Heart and brain health: Perfect Together
Did you know that what’s good for your heart also will help keep your brain sharp?
“The link between heart and brain health makes sense,” says Kirankumar Patel, D.O., primary care provider with Crozer Health. “Both organs rely on your body’s network of blood vessels, which fuel them with energy from the food we eat and oxygen from the air we breathe. When you control conditions like high blood pressure, diabetes, obesity, and high cholesterol, you reduce your heart disease risk and improve your brain health, too.”
Heart and brain health risks
“Heart attacks are the most common condition we associate with blood vessel damage and blockages,” Dr. Patel says. “These occur when plaque buildup or a blood clot blocks flow of blood to the heart, cardiac tissue dies and can’t pump blood anymore.
Similar problems can affect the brain as well.
“Strokes happen when a clot or a plaque blocks a blood vessel to the brain or when a blood vessel bursts. Brain cells die, leading to memory loss and disability. Also, vascular dementia has been linked to multiple ‘silent’ mini-strokes. These prevent oxygen from get to different areas of the brain, causing memory loss, slowed thinking, and personality changes,” he says.
Here’s a quick overview of why heart disease risk factors can affect brain health as well:
High blood pressure
Uncontrolled blood pressure can damage blood vessels, causing them to narrow, rupture or leak. It also can cause blood clots in arteries, which can block blood flow to the brain and cause a stroke.
High blood sugar levels in your blood can makes blood vessels less elastic, reducing blood flow to your brain as well as the rest of your body.
For every pound gained, the body produces five additional miles of blood vessels to support the new fatty tissue. That makes your heart work harder and leads to high blood pressure, which can damage blood vessels that feed the brain.
When extra cholesterol in your blood attaches to artery walls, the body attacks it with white blood cells. That forms a foamy blockage called plaque that, along with inflammation, can decrease blood flow to the brain.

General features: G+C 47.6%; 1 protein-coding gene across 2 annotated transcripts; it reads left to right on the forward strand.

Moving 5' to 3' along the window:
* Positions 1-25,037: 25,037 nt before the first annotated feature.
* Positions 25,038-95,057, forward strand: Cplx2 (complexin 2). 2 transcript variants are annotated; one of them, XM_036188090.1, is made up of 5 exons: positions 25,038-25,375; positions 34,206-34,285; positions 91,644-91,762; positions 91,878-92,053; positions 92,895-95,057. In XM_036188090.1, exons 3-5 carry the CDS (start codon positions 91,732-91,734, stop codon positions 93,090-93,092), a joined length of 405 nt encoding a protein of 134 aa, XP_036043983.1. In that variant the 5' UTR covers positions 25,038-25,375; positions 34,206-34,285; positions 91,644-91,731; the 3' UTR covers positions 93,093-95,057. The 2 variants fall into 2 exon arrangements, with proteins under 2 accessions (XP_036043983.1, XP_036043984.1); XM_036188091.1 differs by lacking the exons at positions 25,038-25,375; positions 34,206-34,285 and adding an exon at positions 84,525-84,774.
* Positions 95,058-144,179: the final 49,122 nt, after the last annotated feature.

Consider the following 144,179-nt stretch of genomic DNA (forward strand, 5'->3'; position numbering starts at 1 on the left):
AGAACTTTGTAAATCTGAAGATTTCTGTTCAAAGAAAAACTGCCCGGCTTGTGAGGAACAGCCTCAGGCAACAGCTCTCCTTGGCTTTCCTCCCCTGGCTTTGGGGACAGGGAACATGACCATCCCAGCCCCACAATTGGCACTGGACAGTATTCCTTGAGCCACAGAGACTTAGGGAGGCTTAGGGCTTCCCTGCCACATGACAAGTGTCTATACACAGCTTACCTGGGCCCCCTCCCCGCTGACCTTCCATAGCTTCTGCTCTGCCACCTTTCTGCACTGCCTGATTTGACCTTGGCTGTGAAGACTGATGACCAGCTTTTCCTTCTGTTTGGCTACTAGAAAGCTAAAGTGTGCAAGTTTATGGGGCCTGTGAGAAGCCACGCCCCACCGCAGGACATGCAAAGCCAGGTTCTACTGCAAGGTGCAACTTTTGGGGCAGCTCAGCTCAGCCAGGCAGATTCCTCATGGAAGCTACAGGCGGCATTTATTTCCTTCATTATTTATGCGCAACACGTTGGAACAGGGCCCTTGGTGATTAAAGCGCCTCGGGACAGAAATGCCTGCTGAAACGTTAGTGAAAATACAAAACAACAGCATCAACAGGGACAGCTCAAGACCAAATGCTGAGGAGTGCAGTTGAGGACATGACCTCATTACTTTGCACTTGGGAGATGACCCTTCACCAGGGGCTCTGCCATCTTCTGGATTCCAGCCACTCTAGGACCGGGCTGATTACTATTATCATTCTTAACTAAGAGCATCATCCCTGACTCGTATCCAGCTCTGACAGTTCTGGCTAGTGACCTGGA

The chemicals in tobacco products increase plaque formation in the arteries. And, they can cause the blood to thicken and form clots inside veins and arteries.
Brain health matters
With each heartbeat, about 20 to 25 percent of the body’s blood is pumped to deliver oxygen and energy to the brain.
“When the brain doesn’t get what it needs to function, it can lead to problems with memory, concentration, learning, and other symptoms,” Dr. Patel says. “Poor cardiovascular health has also been linked to an increased risk of strokes, which can hurt brain function significantly. And, heart problems have been linked to an increased risk for dementia and Alzheimer’s disease.”
The first step, he says, is to work with your primary care provider to get high blood pressure, diabetes, and cholesterol under control. That may begin with medications, but you can make lifestyle changes starting today to improve both your brain and heart health.
Taking control of your heart and brain health
Talk with your doctor about how you can incorporate the following changes into your lifestyle, depending on your own personal situation.
Maintain a healthy weight by eating a heart and brain healthy diet
Increase fruits and vegetables, whole grains, and fiber-rich beans and legumes. Eat lean proteins and dairy. Avoid saturated fats and trans fats. Eat fish rich in omega-3 fatty acids (like tuna) at least twice a week. Smartphone apps and reputable online weight loss programs can give you good eating advice while keeping you motivated to reach your weight loss goals.
Boost your cardiovascular fitness and burn calories by exercising at least 30 minutes a day. Start slowly and steadily so you build your fitness over time to avoid injuries and follow your doctor’s recommendations for which exercises to avoid, if necessary. Smartphone apps and fitness trackers can give you extra motivation.
If you are addicted to cigarettes and other tobacco products, it’s tough to quit. Ask your doctor about smoking cessation programs or approaches like patches or electronic cigarettes that may work for you.
“Knowing that your heart and brain health are linked is an important motivator to making changes you need to make,” says Dr. Patel. “And, you can start making changes today. Your heart and your brain will thank you.”